(Author’s note: I’m on the developing board of this theater company, and I taught the co-executives, Whitten Montgomery and Remy Sisk, when they were in high school. So this post is informational only.)
For thirteen years, the kids of Kids Acting Against Cancer performed Broadway and family-favorite musicals like “Cinderella,” “Annie” and “Grease.”
But these “kids” aren’t kids any more. And for their fourteenth season, the co-executives of KAAC, Whitten Montgomery and Remy Sisk, decided to reinvent themselves and the direction of the company.
But they won’t reinvent KAAC’s mission– they’re still a non-profit that raises funds for pediatric cancer charities.
Instead of gently transitioning from family/children’s theater to something a little more challenging for 20-somethings, they pretty much dove right into the deep end.
Sure there was a “testing the waters” moment when they produced the high-emotion, Agatha Christie murder mystery, “Ten Little Indians” in January of this year. But it is a tense murder mystery.
They followed that with the deeply disturbing, drunken upper-middle-class bummer that is “Gods of Carnage.” (“Bummer” is in the script– no reflection on the production itself.)
And now they’re going down the deep, dark rabbit hole with “Rabbit Hole,” the 2007 Pulitzer Prize-winning play by David Lindsay-Abaire.
From the KAAC website:
Becca and Howie Corbett have everything a family could ever want until a life-shattering accident turns their world upside down and leaves the couple drifting perilously apart. Rabbit Hole charts their bittersweet search for comfort in the face of unspeakable tragedy with the help of Becca’s rebelliously carefree sister and her opinionated while occasionally boozy mother. With an emotional mix of laughter and tears, the show illustrates that even in the gravest of circumstances, life does go on, always ready to surprise with unexpected moments of joy and even hope.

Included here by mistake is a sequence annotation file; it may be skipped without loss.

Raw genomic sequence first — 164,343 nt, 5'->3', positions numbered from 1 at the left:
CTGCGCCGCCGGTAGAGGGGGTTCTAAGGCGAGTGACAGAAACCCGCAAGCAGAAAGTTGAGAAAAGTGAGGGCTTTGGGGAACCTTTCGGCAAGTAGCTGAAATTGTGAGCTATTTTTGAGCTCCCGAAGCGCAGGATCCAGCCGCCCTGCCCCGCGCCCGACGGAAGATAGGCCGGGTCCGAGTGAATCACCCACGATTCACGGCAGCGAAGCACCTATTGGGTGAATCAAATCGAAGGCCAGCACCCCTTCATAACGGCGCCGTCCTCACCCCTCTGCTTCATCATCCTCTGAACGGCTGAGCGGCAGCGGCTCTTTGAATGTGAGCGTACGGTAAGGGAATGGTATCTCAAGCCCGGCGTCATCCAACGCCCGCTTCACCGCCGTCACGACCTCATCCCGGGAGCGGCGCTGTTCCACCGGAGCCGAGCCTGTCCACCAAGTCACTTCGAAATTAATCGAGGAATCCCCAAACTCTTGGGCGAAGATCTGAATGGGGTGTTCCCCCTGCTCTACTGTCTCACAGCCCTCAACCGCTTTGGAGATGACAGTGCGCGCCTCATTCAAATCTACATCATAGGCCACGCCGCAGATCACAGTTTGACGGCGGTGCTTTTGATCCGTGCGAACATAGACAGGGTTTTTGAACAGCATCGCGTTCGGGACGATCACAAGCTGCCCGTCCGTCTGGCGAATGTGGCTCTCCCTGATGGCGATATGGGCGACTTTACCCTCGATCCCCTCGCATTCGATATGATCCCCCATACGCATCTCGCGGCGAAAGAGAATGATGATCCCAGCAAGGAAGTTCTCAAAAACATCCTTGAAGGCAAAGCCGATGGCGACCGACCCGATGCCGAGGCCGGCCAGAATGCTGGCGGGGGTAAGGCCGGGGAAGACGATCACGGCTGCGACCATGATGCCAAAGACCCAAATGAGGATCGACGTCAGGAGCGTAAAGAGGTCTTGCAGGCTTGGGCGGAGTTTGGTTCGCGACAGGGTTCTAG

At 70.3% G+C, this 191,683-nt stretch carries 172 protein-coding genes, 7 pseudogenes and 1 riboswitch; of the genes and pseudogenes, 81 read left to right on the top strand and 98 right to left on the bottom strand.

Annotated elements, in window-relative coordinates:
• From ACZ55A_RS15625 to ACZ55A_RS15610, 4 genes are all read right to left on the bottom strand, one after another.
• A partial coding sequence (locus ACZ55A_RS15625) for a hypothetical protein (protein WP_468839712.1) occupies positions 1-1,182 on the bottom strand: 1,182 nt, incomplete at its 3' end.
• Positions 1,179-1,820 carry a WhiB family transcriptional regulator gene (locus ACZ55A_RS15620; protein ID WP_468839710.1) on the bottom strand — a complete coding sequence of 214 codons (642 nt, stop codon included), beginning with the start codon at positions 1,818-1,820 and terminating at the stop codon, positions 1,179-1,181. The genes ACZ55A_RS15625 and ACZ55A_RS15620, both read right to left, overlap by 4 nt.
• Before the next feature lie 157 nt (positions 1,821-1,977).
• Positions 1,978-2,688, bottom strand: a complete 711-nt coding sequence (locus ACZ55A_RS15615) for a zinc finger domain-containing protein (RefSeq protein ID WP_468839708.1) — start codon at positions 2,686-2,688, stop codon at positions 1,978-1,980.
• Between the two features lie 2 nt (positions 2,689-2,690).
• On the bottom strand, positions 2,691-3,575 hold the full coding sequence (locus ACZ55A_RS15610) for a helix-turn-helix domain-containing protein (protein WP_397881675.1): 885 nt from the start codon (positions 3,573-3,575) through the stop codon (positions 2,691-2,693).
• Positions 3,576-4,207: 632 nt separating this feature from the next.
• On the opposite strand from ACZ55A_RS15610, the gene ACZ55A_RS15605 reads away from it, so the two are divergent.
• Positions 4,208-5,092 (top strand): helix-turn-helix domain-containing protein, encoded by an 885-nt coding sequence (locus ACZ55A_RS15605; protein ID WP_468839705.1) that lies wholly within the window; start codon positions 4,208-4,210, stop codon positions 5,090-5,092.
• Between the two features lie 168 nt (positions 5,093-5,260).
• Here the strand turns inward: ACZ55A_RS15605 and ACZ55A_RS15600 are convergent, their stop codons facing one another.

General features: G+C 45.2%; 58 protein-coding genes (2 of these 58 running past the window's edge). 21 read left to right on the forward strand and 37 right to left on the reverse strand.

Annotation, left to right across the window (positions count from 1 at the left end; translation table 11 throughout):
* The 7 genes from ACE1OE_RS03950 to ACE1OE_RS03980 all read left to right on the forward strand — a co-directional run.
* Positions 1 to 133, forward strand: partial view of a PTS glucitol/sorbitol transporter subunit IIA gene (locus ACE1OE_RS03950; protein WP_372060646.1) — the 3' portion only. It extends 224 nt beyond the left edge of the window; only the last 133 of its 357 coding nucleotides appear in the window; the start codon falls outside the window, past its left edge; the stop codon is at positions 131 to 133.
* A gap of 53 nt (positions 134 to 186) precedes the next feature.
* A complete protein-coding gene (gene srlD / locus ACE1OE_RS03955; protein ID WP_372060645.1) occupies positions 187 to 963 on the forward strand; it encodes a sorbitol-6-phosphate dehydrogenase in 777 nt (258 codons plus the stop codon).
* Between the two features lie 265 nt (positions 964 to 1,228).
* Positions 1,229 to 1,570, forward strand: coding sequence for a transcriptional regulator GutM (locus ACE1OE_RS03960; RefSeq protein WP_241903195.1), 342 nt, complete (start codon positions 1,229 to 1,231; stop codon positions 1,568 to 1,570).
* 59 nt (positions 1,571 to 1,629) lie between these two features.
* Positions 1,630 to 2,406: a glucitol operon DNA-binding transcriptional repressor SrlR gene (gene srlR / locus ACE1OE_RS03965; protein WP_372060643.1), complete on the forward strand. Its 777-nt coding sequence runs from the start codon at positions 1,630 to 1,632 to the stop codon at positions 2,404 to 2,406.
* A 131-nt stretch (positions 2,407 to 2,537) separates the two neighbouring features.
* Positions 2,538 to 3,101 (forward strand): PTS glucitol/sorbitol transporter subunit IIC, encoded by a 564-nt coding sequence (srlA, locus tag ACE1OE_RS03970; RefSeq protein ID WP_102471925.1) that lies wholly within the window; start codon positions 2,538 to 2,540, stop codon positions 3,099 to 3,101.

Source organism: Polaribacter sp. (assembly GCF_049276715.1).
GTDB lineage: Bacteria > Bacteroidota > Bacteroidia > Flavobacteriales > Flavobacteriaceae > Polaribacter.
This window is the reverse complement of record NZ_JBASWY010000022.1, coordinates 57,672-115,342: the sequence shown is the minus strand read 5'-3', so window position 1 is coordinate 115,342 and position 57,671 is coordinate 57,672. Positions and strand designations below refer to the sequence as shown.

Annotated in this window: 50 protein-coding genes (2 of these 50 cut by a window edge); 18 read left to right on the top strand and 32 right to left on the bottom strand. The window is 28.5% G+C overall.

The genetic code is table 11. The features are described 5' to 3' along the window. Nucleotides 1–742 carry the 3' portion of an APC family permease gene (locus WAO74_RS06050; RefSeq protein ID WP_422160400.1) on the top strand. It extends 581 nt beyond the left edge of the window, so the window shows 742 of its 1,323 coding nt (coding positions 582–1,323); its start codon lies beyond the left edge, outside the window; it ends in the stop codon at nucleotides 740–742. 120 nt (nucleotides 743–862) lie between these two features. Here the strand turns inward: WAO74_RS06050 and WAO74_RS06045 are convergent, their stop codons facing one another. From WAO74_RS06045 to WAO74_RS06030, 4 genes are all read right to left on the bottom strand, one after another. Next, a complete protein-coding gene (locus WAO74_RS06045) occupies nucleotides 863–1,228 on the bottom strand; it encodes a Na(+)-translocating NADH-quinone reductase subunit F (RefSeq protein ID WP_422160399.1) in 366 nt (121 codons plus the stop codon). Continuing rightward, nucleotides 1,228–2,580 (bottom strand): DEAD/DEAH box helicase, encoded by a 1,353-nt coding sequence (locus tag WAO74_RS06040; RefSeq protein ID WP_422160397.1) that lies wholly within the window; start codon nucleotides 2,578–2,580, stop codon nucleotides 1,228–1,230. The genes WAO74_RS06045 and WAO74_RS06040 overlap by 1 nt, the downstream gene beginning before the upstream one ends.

Rabbit Hole was first produced in 2006 and won the 2007 Pulitzer Prize for Drama while Cynthia Nixon won the 2006 Tony Award for Best Actress for her portrayal of Becca. Kids Acting Against Cancer presents this paramount work the first two weekends in September with 100% of the profits being shared between the pediatric Cancer Care Treatment Center in Ulaanbaatar, Mongolia and the pediatric hematology/oncology clinic of Kosair Children’s Hospital.
KAAC was founded in 1999 when sisters Whitten and Jaclyn Montgomery were 9 and 12 respectively. Their mother, Sandy, a survivor of non-Hodgkin’s Lymphoma, had become a cancer fundraiser and her daughters wanted to help. They started by putting on a production of “Annie” in their parents’ basement. And by their last musical, “Cinderella” in 2012, they were performing in the Kentucky Center.
KAAC has raised upwards of $300,000 for cancer research, pediatric cancer care and support organizations such as Gilda’s Club. In fact, the young adult game room at Gilda’s was fully funded by KAAC.
Cast (in order of appearance):
- Izzy: Holly Griffitt
- Becca Corbett: Whitten Montgomery
- Howie Corbett: Remy Sisk
- Nat: Janice Walter
- Jason Willette: Charlie Meredith
Kentucky Center for the Performing Arts
September 6, 7, 13, and 14 at 8 p.m.
September 8 at 2 p.m.
General Admission $16